The UK healthcare industry is one of the fastest-growing sectors for venture capital investment, according to report by KPMG Enterprise and CB Insights.
The research looks at VC investment activity during the third quarter of 2015. Biotech company Immunocore’s $320m Series A funding round is cited as one example of a sector ready to explode in the next 12 months.
The overall picture is also very promising for UK VC activity. UK VC-backed companies raised more than $1bn in 2015 through 90 deals. This accounts for one-third of all value raised in Europe across the period.
The value for the three-month sample is 29% higher than the equivalent period in 2014 but represents a very slight decrease on the previous quarter.
Further afield there was a significant ramping up of global VC activity in Asia. The total value raised reached $13.5bn – an increase of 38% on the previous quarter.
The US still leads the way with $20.3bn raised and Europe comes in with a respectable $3.5bn. But globally aggregate deal activity fell to 1,799 deals, the lowest volume of deals since Q2 2013 – and substantially lower than the 1,928 deals seen in Q2 2015.
Anand Sanwal, CEO of CB Insights, commented that “the appetite for investment into fast-growing private start-up companies remains insatiable”.
“Q3 2015 marks another dot com level high for funding and this has become the new normal, it seems. Investor FOMO – fear of missing out – continues to be a key driver of mega-financings and doesn’t look to abate any time soon,” he said.
The case for investing in healthcare companies
Former brain surgeon Andrew Elder, now a partner at Albion Ventures, explains why backing growing healthcare companies is a rewarding business.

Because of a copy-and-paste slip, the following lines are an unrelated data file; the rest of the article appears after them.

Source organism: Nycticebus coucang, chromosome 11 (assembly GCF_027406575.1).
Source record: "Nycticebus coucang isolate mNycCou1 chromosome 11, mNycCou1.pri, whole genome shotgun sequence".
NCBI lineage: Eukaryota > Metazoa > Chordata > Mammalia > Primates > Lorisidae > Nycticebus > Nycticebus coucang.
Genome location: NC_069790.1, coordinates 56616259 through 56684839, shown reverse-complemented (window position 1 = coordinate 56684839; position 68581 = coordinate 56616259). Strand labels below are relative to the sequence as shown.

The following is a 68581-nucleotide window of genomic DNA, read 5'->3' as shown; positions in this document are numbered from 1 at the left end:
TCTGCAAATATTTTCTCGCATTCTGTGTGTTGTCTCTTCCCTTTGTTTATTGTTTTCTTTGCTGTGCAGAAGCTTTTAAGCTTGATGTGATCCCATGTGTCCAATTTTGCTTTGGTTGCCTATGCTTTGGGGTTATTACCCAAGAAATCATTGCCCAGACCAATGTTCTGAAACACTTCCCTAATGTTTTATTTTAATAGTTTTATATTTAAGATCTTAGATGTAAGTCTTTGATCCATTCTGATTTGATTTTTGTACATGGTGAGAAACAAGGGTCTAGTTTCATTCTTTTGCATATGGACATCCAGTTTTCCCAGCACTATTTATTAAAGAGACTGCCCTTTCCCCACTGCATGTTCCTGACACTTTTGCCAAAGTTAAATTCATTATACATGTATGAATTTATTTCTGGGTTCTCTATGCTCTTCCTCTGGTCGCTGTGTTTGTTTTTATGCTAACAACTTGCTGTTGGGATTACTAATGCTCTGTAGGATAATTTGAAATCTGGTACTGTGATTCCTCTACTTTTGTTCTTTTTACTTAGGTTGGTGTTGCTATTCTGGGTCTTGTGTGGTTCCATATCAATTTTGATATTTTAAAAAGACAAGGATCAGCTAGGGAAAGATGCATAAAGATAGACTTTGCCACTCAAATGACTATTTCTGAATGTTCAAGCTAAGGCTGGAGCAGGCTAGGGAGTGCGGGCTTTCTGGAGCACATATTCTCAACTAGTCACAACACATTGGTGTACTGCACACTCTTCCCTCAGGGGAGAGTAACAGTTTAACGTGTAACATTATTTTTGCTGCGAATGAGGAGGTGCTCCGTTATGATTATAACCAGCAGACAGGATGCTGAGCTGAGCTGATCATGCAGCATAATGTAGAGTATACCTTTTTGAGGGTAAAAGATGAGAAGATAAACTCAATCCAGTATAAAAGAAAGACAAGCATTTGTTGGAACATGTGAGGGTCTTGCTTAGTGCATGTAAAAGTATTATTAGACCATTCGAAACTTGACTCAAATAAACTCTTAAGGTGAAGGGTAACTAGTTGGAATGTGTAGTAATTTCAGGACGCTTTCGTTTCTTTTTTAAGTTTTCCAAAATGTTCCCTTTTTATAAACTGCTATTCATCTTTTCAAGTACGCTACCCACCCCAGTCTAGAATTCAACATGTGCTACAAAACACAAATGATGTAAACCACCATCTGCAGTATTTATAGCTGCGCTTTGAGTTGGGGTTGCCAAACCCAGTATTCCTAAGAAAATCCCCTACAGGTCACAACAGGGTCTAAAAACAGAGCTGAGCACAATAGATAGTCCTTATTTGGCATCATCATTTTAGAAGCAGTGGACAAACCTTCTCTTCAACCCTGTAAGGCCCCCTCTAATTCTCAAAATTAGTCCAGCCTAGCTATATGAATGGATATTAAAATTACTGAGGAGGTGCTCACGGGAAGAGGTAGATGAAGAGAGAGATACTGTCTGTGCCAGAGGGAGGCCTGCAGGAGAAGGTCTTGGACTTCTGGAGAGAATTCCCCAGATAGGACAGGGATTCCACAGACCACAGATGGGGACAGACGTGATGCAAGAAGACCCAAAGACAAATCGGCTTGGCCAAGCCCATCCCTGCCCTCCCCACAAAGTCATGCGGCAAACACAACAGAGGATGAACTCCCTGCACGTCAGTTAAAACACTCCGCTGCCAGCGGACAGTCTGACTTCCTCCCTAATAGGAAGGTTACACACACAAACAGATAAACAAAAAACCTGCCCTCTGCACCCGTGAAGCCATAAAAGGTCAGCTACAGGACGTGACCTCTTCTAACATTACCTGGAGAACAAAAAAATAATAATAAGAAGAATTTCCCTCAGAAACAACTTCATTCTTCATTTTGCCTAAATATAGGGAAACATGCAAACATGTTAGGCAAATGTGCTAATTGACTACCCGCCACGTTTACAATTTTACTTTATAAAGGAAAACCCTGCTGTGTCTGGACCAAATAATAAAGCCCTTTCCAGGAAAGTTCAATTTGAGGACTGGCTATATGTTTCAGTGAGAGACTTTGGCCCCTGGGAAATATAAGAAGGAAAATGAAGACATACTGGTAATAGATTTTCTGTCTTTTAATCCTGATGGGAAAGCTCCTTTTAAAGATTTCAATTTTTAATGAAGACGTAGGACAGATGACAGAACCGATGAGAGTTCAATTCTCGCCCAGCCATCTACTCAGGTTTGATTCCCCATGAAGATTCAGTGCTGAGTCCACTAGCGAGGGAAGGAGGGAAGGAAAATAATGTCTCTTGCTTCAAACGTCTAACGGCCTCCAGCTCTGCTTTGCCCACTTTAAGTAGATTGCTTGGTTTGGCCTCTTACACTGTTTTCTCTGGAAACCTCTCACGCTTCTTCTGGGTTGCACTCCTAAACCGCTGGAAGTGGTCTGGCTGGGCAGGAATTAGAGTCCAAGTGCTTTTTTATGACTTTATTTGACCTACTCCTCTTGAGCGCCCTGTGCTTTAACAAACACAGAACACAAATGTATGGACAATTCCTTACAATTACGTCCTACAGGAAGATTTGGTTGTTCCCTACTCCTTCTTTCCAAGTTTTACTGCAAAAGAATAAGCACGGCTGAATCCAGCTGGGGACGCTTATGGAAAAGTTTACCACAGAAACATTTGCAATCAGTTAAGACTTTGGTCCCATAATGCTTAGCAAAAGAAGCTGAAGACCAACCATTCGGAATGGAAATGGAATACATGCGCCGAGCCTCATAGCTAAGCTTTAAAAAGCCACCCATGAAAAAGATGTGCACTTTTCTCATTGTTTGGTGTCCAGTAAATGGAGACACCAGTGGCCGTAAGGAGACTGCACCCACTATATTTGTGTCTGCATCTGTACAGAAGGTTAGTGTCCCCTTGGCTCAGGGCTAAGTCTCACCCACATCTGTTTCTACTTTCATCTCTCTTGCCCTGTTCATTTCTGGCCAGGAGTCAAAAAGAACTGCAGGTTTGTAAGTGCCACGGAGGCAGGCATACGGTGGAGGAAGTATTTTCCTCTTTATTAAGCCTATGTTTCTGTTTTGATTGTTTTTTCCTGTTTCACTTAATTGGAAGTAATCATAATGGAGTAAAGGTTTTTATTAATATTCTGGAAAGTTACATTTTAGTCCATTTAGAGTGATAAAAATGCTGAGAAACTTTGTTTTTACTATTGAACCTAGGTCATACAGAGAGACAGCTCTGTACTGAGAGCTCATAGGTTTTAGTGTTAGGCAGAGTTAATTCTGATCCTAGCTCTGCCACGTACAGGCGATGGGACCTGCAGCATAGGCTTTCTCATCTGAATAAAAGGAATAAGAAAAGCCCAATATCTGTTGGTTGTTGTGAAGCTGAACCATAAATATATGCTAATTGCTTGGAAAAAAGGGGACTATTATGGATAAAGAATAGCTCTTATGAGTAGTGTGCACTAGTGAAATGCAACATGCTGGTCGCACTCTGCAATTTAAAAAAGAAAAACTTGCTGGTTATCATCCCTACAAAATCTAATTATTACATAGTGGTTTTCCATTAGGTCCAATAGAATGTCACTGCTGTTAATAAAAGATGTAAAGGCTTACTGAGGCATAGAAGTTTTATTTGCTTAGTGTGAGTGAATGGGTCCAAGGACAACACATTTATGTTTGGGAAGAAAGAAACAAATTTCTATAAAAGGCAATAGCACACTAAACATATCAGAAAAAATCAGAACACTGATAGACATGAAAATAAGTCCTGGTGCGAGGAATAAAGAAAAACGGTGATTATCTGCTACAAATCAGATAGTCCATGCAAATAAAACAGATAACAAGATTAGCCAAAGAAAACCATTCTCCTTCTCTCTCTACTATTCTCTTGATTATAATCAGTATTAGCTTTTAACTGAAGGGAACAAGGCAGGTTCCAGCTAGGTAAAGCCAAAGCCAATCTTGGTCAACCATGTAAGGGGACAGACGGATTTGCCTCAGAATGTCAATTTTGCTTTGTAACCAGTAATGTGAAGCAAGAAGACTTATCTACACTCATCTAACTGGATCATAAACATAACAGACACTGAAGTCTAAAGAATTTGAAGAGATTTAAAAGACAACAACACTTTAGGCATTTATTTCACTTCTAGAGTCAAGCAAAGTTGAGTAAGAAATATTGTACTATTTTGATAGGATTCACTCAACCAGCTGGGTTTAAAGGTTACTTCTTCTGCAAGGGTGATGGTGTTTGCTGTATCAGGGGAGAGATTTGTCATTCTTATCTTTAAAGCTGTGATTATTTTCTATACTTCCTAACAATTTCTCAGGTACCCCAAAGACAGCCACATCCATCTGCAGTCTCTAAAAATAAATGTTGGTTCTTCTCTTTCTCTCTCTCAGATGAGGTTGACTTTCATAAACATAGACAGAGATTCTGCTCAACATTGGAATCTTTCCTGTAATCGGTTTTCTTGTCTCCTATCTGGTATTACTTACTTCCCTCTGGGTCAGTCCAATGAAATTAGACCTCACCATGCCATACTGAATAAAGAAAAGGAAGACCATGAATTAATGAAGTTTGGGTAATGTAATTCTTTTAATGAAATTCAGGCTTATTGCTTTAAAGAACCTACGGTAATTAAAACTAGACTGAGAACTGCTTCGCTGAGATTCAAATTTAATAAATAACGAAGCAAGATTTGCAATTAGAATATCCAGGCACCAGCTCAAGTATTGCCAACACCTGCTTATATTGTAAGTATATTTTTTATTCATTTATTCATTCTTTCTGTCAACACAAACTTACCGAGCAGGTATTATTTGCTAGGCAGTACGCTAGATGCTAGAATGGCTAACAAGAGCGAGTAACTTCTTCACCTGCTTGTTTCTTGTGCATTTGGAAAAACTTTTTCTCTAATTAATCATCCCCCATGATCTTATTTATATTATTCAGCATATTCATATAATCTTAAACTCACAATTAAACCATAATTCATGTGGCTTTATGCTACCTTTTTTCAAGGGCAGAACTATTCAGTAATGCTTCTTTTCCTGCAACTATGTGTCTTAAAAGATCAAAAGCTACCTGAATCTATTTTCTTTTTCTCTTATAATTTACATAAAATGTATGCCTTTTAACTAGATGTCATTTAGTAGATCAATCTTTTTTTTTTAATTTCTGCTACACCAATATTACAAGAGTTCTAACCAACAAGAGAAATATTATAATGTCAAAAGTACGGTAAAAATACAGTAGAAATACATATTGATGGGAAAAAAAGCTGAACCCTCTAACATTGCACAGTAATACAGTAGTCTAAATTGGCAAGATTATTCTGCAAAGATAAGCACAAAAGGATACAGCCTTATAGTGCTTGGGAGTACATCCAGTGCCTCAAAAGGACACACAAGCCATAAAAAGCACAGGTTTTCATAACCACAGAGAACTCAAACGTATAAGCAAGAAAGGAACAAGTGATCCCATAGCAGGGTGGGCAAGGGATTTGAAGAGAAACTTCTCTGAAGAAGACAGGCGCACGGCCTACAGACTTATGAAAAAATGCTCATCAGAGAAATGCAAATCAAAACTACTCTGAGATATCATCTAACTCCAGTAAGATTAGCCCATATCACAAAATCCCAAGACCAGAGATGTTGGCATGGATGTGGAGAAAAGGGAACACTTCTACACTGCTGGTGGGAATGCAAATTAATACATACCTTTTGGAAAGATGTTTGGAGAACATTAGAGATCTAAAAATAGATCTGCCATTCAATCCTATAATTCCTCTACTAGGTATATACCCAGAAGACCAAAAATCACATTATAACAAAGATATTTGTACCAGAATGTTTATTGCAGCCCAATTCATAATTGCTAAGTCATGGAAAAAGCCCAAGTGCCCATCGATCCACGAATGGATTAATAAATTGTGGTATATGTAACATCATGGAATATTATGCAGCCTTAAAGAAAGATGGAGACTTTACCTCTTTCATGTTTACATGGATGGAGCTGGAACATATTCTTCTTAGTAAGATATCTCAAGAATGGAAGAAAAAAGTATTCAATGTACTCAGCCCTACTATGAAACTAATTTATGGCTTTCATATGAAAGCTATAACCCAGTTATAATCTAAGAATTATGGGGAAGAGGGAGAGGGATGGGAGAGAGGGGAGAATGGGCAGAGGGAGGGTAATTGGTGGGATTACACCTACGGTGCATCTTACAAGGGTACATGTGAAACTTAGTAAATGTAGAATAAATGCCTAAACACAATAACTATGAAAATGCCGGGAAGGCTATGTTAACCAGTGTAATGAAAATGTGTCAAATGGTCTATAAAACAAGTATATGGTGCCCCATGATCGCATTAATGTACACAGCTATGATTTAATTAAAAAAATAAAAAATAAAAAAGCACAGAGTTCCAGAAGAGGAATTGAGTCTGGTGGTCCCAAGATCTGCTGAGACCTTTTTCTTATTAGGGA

Let’s face it, we all prefer doing something we are interested in, and when it comes to choice of sector for venture capital investment this rule continues to hold true. In terms of “interesting” sectors there are few that can touch healthcare and we have invested in healthcare for 15 years.
So what makes the sector so interesting to us? From a commercial perspective, no sector can combine the breadth, complexity and strong underlying drivers for long-term growth. For an investor who invests in high-growth companies, but with a balanced approach to risk, these three things underpin its attraction:
- The breadth of sub-sectors, from care provision through to drug discovery, allowing real diversification within the sector
- The complexity, which makes it easier to gain competitive advantage at both the investee company level and from an investor perspective
- The strong underlying fundamentals, driven by demographics, rising expectations and technology-led innovation
That’s not to say that healthcare investing is easy. The complexity and breadth means that choosing which specific sub-sectors to focus on becomes a challenge.
At the lower-risk end, property-based care provision (hospitals, rehabilitation centres, care homes and so on) has enjoyed immense growth in the past 10 to 20 years, driven by demographics, increasing demand and expectations, and fuelled by large increases in both public and private expenditure. While some of these drivers remain, others are coming increasingly under threat, the obvious one being public expenditure that faces unprecedented pressures over the next five years.